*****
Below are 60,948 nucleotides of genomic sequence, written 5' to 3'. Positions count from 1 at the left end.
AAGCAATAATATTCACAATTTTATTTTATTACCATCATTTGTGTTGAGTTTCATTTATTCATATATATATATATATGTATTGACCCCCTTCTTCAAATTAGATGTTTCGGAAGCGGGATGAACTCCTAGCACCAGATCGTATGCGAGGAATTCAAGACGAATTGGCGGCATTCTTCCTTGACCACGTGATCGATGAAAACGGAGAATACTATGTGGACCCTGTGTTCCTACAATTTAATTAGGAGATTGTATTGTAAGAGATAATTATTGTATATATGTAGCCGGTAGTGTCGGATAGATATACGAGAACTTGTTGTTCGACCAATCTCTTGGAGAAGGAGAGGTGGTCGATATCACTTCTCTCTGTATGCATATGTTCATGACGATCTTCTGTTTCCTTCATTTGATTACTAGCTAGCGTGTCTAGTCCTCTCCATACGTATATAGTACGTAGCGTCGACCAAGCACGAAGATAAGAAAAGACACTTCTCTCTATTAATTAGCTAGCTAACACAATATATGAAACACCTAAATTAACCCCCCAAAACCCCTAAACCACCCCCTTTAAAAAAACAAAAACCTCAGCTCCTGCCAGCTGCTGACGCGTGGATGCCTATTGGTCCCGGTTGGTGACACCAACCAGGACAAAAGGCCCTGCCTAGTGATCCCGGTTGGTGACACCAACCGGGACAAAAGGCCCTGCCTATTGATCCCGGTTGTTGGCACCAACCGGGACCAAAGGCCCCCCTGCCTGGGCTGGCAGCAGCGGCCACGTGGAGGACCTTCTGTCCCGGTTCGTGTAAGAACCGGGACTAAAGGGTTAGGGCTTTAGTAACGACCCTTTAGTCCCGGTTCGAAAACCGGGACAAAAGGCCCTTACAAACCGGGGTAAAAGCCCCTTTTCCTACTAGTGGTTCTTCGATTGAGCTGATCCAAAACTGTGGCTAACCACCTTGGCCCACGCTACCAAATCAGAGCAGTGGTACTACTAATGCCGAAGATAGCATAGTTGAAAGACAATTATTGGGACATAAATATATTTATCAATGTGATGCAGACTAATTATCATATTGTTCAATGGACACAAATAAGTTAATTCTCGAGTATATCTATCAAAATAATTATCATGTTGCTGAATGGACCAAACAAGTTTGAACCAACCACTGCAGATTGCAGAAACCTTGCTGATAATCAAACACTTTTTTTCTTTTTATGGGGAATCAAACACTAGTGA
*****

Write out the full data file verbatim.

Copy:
Below are 60,948 nucleotides of genomic sequence, written 5' to 3'. Positions count from 1 at the left end.
AAGCAATAATATTCACAATTTTATTTTATTACCATCATTTGTGTTGAGTTTCATTTATTCATATATATATATATATGTATTGACCCCCTTCTTCAAATTAGATGTTTCGGAAGCGGGATGAACTCCTAGCACCAGATCGTATGCGAGGAATTCAAGACGAATTGGCGGCATTCTTCCTTGACCACGTGATCGATGAAAACGGAGAATACTATGTGGACCCTGTGTTCCTACAATTTAATTAGGAGATTGTATTGTAAGAGATAATTATTGTATATATGTAGCCGGTAGTGTCGGATAGATATACGAGAACTTGTTGTTCGACCAATCTCTTGGAGAAGGAGAGGTGGTCGATATCACTTCTCTCTGTATGCATATGTTCATGACGATCTTCTGTTTCCTTCATTTGATTACTAGCTAGCGTGTCTAGTCCTCTCCATACGTATATAGTACGTAGCGTCGACCAAGCACGAAGATAAGAAAAGACACTTCTCTCTATTAATTAGCTAGCTAACACAATATATGAAACACCTAAATTAACCCCCCAAAACCCCTAAACCACCCCCTTTAAAAAAACAAAAACCTCAGCTCCTGCCAGCTGCTGACGCGTGGATGCCTATTGGTCCCGGTTGGTGACACCAACCAGGACAAAAGGCCCTGCCTAGTGATCCCGGTTGGTGACACCAACCGGGACAAAAGGCCCTGCCTATTGATCCCGGTTGTTGGCACCAACCGGGACCAAAGGCCCCCCTGCCTGGGCTGGCAGCAGCGGCCACGTGGAGGACCTTCTGTCCCGGTTCGTGTAAGAACCGGGACTAAAGGGTTAGGGCTTTAGTAACGACCCTTTAGTCCCGGTTCGAAAACCGGGACAAAAGGCCCTTACAAACCGGGGTAAAAGCCCCTTTTCCTACTAGTGGTTCTTCGATTGAGCTGATCCAAAACTGTGGCTAACCACCTTGGCCCACGCTACCAAATCAGAGCAGTGGTACTACTAATGCCGAAGATAGCATAGTTGAAAGACAATTATTGGGACATAAATATATTTATCAATGTGATGCAGACTAATTATCATATTGTTCAATGGACACAAATAAGTTAATTCTCGAGTATATCTATCAAAATAATTATCATGTTGCTGAATGGACCAAACAAGTTTGAACCAACCACTGCAGATTGCAGAAACCTTGCTGATAATCAAACACTTTTTTTCTTTTTATGGGGAATCAAACACTAGTGA